This is a dangerous topic for me; let’s see if I can restrain myself. I know we always say there’s so much to see and so much to love in the arts, and particularly here in Guelph, but I’ve found it to be true. I am a visual artist but I love performance, sound, and kinetic sculpture. I’ll try to be brief as I share only a few of the artists that have made an impression on me in recent years.

David Caesar was one of the first artists I came across when I moved to Guelph. I was at the Cornerstone enjoying a refreshment and had to catch the attention of a server to ask who had done the beautiful painting of a pigeon on their menu board, so precise and effortless-looking at the same time. They pointed across the room and said “He did”. So I was fortunate to meet the artist without a moment’s delay, but since he’s not one to talk up his own art, and I discovered on my own later just how much impressive work this artist had created. If you spent any time at Ox before it closed for renovations, you’ll know the large painting of the crow featured there, and you’ll have an idea of what I mean. David Caesar teaches at Guelph School of Art and sells exquisite originals and (very reasonably-priced) prints. www.davidcaesar.com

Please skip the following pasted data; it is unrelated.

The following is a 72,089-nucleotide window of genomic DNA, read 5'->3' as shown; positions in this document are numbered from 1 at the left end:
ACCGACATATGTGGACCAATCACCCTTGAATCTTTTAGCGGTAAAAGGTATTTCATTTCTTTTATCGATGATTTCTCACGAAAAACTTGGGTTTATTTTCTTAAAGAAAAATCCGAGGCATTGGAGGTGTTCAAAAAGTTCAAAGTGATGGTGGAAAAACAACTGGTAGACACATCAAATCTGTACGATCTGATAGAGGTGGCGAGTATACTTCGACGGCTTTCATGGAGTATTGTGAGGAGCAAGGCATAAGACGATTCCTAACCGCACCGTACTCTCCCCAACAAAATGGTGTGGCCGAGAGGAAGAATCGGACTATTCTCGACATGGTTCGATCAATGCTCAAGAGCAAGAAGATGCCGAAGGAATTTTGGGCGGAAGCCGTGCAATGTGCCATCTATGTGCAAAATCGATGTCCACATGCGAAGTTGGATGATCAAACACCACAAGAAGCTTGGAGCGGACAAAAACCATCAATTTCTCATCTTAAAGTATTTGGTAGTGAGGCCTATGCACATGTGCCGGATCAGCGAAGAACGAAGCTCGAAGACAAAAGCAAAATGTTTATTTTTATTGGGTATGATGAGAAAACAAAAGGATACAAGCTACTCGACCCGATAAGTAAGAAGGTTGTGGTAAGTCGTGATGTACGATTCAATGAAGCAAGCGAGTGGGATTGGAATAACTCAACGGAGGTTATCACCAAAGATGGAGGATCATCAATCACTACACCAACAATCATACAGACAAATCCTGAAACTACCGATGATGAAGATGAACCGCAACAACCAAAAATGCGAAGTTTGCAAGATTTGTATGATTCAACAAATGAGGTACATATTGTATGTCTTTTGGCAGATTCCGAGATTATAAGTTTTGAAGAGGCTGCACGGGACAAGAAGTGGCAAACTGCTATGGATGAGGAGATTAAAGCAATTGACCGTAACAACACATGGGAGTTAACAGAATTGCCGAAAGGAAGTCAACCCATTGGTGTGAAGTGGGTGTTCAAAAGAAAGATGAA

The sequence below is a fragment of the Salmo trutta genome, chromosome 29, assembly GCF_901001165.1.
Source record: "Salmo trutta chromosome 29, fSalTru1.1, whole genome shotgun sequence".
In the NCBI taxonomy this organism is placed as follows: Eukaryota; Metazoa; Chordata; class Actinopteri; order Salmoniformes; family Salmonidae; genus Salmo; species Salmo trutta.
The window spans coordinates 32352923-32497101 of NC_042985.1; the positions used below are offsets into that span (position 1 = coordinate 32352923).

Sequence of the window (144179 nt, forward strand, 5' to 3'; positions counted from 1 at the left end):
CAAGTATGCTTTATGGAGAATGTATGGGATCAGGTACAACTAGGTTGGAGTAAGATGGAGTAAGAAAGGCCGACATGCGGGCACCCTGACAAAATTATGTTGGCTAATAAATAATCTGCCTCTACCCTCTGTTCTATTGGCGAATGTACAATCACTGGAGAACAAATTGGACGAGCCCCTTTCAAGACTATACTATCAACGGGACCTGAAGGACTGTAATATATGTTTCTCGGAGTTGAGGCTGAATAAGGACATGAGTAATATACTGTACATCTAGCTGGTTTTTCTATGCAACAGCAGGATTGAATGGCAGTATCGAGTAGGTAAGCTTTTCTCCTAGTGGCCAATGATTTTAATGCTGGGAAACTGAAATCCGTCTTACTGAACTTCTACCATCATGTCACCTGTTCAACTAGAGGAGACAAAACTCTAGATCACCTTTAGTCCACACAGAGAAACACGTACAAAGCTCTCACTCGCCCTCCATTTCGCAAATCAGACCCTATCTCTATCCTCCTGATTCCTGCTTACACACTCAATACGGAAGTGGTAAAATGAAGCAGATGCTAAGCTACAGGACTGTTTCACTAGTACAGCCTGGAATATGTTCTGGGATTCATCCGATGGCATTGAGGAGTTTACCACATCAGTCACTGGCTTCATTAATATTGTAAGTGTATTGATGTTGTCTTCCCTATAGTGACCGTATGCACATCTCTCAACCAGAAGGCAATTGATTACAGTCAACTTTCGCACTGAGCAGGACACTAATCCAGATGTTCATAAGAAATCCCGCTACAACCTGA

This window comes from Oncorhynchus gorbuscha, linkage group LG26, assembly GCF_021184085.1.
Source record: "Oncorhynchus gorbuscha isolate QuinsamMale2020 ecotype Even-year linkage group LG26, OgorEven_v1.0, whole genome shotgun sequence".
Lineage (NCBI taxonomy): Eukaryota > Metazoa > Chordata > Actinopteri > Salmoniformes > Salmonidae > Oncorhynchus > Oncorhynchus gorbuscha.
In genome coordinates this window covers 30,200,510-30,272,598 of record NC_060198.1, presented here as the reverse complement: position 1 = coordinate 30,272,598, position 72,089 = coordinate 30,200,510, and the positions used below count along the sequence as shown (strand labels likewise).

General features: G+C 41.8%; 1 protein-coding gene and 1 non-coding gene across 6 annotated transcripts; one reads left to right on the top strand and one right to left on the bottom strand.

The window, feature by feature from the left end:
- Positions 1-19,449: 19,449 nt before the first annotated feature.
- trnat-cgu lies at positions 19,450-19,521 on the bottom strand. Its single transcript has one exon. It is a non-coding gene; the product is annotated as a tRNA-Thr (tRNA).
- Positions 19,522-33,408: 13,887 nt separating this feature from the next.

Terra Vista Studio’s (Randy Hobson’s) High-Dynamic Range photography is something I never tire of looking at, although it does make me go a little cross-eyed. One of my favourite things in art is the line between the real and not-real, and Randy’s work pushes this line from the real into the hyper-real. You can find his work at the Guelph Creative Arts Association’s Guelph Artisans Store in the Quebec St. Mall. Hobson is Vice President of that charitable organization, and their store and events are well worth a visit.

Ragnar Kjartansson and Anish Kapoor are contemporary world-renowned artists who have really changed how I look at scale, focus, and repetition in art. They’re the only non-local artists I’ve mentioned here, although if anyone hears of them coming to Guelph, I’d like to know! I recommend browsing their work online, but also really making an effort to see their works in person, as they exist at their strongest by making you aware of (or doubt!) your physical presence in relation to each piece.